Discriminatory Enforcement New Jersey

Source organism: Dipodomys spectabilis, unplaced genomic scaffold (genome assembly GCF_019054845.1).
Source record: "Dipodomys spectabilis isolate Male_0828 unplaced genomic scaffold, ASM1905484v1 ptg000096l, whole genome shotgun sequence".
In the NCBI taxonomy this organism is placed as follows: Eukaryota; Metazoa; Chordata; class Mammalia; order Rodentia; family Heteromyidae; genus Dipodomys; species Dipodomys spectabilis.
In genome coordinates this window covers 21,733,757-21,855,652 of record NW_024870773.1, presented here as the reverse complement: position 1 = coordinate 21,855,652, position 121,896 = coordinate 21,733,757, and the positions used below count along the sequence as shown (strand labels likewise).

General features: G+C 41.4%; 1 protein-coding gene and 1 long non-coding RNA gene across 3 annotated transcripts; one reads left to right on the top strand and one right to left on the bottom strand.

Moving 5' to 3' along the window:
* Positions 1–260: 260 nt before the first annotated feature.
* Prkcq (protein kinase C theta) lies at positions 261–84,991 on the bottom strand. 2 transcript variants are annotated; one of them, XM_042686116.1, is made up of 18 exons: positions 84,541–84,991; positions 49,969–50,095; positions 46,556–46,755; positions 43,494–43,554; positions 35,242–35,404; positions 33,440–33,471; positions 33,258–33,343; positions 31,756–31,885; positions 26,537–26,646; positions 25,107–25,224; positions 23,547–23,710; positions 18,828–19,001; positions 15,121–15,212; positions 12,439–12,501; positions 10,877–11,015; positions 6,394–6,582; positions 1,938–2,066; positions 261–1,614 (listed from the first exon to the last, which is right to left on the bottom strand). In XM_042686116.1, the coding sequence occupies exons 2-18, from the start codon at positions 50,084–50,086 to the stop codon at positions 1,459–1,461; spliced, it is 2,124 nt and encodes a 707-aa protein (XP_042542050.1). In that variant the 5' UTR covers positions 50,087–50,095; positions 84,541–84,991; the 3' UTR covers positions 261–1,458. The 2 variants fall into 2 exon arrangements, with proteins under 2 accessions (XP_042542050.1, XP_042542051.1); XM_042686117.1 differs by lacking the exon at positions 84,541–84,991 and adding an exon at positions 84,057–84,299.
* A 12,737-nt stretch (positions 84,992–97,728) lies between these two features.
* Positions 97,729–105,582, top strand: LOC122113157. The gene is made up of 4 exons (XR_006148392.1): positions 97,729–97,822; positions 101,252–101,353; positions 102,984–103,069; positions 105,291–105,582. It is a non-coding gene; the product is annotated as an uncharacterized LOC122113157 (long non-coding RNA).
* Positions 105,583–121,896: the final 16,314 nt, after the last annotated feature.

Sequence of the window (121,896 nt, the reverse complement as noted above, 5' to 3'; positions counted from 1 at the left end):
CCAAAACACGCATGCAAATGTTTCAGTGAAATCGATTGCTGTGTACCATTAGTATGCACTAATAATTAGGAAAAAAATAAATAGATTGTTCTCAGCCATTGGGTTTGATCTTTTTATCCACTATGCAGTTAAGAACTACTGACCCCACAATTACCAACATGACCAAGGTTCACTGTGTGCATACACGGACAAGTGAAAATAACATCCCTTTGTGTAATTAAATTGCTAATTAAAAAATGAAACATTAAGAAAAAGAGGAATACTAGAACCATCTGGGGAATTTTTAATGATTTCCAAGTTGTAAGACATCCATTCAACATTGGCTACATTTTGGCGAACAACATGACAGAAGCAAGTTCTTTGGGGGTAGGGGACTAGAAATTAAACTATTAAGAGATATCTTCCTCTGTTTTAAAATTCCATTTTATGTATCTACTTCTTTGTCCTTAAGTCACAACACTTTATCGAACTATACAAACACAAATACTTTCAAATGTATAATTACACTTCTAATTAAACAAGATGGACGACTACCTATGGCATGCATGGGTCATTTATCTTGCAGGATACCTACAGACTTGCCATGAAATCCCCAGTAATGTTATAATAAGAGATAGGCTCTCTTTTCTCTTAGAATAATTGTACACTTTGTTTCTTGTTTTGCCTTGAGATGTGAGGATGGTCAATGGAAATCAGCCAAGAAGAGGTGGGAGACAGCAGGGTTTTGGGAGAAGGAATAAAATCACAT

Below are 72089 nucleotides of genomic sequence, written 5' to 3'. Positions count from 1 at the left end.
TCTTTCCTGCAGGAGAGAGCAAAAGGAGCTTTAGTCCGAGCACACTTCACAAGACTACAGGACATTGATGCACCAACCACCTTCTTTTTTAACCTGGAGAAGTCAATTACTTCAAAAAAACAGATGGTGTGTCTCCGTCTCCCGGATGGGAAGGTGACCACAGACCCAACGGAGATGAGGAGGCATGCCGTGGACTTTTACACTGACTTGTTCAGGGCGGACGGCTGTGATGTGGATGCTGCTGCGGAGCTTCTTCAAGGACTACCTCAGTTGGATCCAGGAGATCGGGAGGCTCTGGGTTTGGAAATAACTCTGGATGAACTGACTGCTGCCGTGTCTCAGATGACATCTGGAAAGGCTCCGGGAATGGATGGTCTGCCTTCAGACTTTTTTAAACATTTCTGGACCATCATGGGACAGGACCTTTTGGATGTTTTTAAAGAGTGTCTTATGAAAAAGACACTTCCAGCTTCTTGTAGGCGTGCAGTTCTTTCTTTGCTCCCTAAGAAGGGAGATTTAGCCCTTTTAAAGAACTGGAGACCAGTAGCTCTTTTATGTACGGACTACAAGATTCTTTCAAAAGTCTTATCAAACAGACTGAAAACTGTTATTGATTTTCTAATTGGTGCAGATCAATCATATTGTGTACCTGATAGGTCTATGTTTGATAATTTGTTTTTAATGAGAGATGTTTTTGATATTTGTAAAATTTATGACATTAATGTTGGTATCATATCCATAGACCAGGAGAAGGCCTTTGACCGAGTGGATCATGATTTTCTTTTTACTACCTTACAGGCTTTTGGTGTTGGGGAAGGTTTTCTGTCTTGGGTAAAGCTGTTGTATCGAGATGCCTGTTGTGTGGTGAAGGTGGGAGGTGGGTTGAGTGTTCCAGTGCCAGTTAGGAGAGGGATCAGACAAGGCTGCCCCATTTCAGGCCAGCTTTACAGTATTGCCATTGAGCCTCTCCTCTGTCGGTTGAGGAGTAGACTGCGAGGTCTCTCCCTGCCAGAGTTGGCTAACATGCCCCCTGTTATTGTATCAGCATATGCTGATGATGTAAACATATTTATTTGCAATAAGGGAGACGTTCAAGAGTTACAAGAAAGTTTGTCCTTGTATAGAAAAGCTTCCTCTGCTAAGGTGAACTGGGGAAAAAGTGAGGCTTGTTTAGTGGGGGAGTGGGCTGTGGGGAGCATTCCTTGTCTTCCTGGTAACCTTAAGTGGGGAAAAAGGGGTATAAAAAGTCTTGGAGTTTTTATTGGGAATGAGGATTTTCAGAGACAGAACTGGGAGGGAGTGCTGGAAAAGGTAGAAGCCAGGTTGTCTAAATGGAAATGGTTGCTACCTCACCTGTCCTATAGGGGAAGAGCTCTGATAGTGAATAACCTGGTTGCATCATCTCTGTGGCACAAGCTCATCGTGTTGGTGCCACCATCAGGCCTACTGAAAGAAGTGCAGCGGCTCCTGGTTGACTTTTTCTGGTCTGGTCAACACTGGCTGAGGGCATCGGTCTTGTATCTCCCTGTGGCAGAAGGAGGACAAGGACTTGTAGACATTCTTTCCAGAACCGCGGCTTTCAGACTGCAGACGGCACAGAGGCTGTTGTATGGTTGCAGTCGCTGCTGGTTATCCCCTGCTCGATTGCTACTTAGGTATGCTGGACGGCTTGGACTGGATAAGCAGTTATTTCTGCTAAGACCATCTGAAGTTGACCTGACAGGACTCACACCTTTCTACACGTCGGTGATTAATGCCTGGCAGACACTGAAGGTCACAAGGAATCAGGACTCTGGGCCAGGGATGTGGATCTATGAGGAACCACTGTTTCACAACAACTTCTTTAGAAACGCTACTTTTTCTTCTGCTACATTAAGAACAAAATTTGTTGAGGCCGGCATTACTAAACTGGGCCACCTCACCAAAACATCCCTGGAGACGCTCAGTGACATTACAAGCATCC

In Wayte v. United States, 470 U.S. 598, 607, 105 S.Ct. 1524, 84 L.Ed.2d 547 (1985), the United States Supreme Court laid down the general rule governing discriminatory enforcement cases: "So long as the prosecutor has probable cause to believe that the accused committed an offense defined by statute, the decision whether or not to prosecute, and what charge to file or bring before a grand jury, generally rests entirely in his discretion." Bordenkircher v. Hayes, 434 U.S. 357, 364, 98 S.Ct. 663, 54 L.Ed.2d. 604 (1978). This broad discretion rests largely on the recognition that the decision to prosecute is particularly ill-suited to judicial review. Such factors as the strength of the case, the prosecution's general deterrence value, the Government's enforcement priorities, and the case's relationship to the Government's overall enforcement plan are not readily susceptible to the kind of analysis the courts are competent to undertake. Relying upon Wayte v. United States, supra, the Supreme Court of New Jersey, in State v. DiFrisco, 118 N.J. 253 at 266, 571 A.2d 914 (1990), set forth a two-prong test requiring the "petitioner to show both that . . . the enforcement system has a discriminatory effect and that it was motivated by a discriminatory purpose." the defendant's burden is a heavy one. Id.